MHS Covid update – change to procedures following a positive Covid test in the household

As you know we are keeping a very close eye on covid cases in school and in the local community, and it was a rise in both that led us to bring back ‘Masks on the Move’ last week. Compliance from students not exempt has been fantastic this week, and so thank you very much for your support.

Despite these efforts case rates in school are still very high. In the first four weeks of last year we had zero Covid cases in school. This year we have had over 100, with an acceleration of cases each week as the term has gone on. Parts of our catchment area continue to have some of the highest covid rates in Greater Manchester.

Therefore, we have liaised with Public Health and agreed that we need to bring back a further covid measure to try to slow down the spread of the virus.  

New process for when someone in the household has Covid

From now until the end of this half term (Friday 22nd October) we are asking that students do not initially attend school when someone in their household develops Covid symptoms or has a positive PCR/Lateral flow test result.

This means that

  • If anyone in the household has a positive covid result, any other MHS student in the same household should not attend school for 3 days starting from the day of the positive test or the date of the onset of Covid symptoms within the household
  • On the third day, the close contact child should take a PCR test. If the test is positive then they should isolate as normal.
  • If the PCR test is negative then the student should take at-home Lateral Flow tests each day for the next 5/6 days before coming to school each day (up to the 10th day from the start of household symptoms/positive test). If these daily tests are negative then the student can attend school each day. School can help with supplies of home test kits if needed.
  • Alternatively families may decide that these close contact children should stay off school for the full 10 days from the start of household symptoms.
  • Any student off school for these reason will be coded as an ‘x’ code and will be offered hybrid lessons, learning the same content as their peers in school.

A pair of flowcharts showing this process can be seen here: COVID-19 – Marple Hall School

As always, if in doubt please contact us on

Any parents or carers who still want their children to attend school have the right to send their children in every day. In this situation we strongly advise the precautions above are followed, but we recognise that this cannot be enforced.

We are reviewing the situation daily and this new process will end with effect from Monday 1st November unless stated otherwise.

Many thanks,

Joe Barker

Kick off for the new pitches

Just under a year ago I started to have a conversation with colleagues at the Local Authority over plans to completely rebuild our old ‘astroturf’ pitch. I guess in some ways it was the worst time to have that conversation – we’d just reopened the school after the first lockdown and we were holding our breath for the first covid cases to be reported. The chance of securing some funding, designing a new pitch, tendering the job, appointing a contractor and getting something built for September 2021 seemed nigh on impossible, and I think we’d have been forgiven if we had pushed the plans back a year.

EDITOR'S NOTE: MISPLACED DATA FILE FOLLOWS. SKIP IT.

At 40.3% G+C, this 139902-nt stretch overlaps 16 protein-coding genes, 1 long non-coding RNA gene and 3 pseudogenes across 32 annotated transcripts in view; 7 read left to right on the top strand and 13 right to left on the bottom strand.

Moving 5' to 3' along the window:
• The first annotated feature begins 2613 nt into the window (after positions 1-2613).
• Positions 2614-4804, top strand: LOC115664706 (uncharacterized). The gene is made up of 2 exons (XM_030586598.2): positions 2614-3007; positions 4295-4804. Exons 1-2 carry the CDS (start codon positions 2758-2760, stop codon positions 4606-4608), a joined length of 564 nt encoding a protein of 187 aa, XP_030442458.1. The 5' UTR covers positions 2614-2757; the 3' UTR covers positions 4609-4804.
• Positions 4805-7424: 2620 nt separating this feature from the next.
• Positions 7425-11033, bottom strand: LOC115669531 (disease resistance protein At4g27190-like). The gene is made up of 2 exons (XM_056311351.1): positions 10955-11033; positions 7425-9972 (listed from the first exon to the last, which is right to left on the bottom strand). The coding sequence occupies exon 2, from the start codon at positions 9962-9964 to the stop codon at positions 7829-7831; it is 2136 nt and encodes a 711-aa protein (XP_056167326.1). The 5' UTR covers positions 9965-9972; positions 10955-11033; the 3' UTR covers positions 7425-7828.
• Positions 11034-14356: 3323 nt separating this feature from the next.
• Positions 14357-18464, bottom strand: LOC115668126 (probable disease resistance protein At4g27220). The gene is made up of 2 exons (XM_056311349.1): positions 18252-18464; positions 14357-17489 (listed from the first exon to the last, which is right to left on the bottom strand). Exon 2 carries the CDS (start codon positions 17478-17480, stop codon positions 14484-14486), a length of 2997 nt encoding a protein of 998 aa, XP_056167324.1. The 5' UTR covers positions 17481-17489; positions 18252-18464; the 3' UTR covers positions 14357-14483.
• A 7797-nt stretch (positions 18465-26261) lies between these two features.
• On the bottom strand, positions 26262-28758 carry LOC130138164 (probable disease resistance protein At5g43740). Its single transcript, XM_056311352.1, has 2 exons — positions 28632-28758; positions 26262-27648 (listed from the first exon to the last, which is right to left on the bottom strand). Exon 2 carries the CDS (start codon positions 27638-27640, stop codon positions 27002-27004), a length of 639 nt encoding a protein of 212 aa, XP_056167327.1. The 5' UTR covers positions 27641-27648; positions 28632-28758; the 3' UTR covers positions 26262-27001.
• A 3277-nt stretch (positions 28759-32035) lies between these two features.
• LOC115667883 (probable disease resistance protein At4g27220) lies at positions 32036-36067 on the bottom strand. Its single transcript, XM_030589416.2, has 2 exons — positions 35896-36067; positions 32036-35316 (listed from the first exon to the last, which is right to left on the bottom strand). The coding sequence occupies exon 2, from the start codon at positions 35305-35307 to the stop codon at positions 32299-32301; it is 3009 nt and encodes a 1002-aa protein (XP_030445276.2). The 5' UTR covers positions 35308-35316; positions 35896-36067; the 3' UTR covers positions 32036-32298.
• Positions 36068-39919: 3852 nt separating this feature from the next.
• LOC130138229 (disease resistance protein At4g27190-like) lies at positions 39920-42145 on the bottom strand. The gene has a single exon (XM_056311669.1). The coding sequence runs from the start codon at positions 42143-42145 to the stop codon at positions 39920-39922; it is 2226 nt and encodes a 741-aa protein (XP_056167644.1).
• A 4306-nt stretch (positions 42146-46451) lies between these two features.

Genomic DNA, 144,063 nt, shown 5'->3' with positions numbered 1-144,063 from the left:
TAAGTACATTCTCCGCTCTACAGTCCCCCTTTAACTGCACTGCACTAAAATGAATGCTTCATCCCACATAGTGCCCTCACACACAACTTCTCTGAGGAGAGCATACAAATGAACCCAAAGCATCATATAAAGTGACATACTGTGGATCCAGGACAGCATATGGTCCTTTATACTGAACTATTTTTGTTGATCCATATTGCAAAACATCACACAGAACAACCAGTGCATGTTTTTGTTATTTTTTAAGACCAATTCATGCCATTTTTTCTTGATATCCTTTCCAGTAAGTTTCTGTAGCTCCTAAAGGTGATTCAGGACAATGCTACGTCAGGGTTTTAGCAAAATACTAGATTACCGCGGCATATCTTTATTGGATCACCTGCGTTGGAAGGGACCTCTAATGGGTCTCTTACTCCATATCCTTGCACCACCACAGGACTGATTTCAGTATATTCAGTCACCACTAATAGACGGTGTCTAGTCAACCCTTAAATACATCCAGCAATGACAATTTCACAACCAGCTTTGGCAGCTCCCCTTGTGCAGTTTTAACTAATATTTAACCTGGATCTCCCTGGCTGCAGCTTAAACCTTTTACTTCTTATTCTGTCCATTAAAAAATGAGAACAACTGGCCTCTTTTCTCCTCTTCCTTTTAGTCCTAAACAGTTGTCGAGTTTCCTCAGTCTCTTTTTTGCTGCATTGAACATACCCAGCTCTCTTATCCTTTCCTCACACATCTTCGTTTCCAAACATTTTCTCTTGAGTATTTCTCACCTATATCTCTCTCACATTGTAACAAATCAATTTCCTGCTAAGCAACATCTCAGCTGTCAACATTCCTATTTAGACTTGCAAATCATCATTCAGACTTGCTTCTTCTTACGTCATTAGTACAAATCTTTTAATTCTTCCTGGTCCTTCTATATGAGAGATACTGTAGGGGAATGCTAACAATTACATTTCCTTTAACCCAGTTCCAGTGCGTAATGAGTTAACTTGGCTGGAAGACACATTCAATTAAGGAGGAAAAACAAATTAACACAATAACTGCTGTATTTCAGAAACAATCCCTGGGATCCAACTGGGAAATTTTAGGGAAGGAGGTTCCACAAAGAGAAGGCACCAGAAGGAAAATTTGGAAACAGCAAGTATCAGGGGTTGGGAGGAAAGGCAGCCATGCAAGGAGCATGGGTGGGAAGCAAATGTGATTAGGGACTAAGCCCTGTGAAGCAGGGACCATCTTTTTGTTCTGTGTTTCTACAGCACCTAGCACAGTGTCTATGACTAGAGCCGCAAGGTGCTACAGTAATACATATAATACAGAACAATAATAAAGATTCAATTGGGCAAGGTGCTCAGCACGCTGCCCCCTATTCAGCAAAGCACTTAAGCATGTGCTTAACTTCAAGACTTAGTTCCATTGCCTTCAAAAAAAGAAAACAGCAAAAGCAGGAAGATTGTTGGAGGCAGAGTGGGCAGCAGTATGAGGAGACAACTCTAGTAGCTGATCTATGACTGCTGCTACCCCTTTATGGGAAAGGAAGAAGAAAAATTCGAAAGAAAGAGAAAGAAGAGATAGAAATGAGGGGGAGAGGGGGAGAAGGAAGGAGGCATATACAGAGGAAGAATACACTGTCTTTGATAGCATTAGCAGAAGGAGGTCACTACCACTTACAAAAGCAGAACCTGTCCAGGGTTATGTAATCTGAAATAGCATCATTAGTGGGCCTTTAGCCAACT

But in other ways this was exactly the right time to be pressing ahead for new sports facilities. For one thing, extra curricular was all but banned last year and so no-one was going to mind the old pitch being out of action for a while. Secondly, we knew that when we could re-open properly there would be a massive appetite for sport, and so we wanted to make the most of the opportunity and crack on. We had been saving for a replacement ‘astro’ for several years and we were thrilled when the Local Authority came on board at the turn of the year to match-fund our project, meaning that not only do we now have a magnificent new 36 pitch but also a brand new floodlit MUGA (multi-use games area) where previously there was just some tatty old tarmac. This is great for the school of course, but also great for the local community. Demand for the pitches has been really high and it’s been great to see clubs making use of the new and existing facilities in the past week or so. Users who remember the old surface will be pleased to know that the new pitch has been thoroughly rain-tested this week and it doesn’t flood!

In planning our rebuild project we were determined to find a solution that would benefit the school in the long run, which in particular meant having the say over what we can do with any profits that come in from lettings. As well as maintenance and forward planning for the next time we need a full rebuild (15+ years away I hope), we will have the freedom to use any profit for the benefit of the school – and so not only those students and staff who are into sport will directly benefit. As a poorly funded school in a poorly funded area any additional income is hugely important, and the way we funded this project means that we’ll be able to make good use of every penny.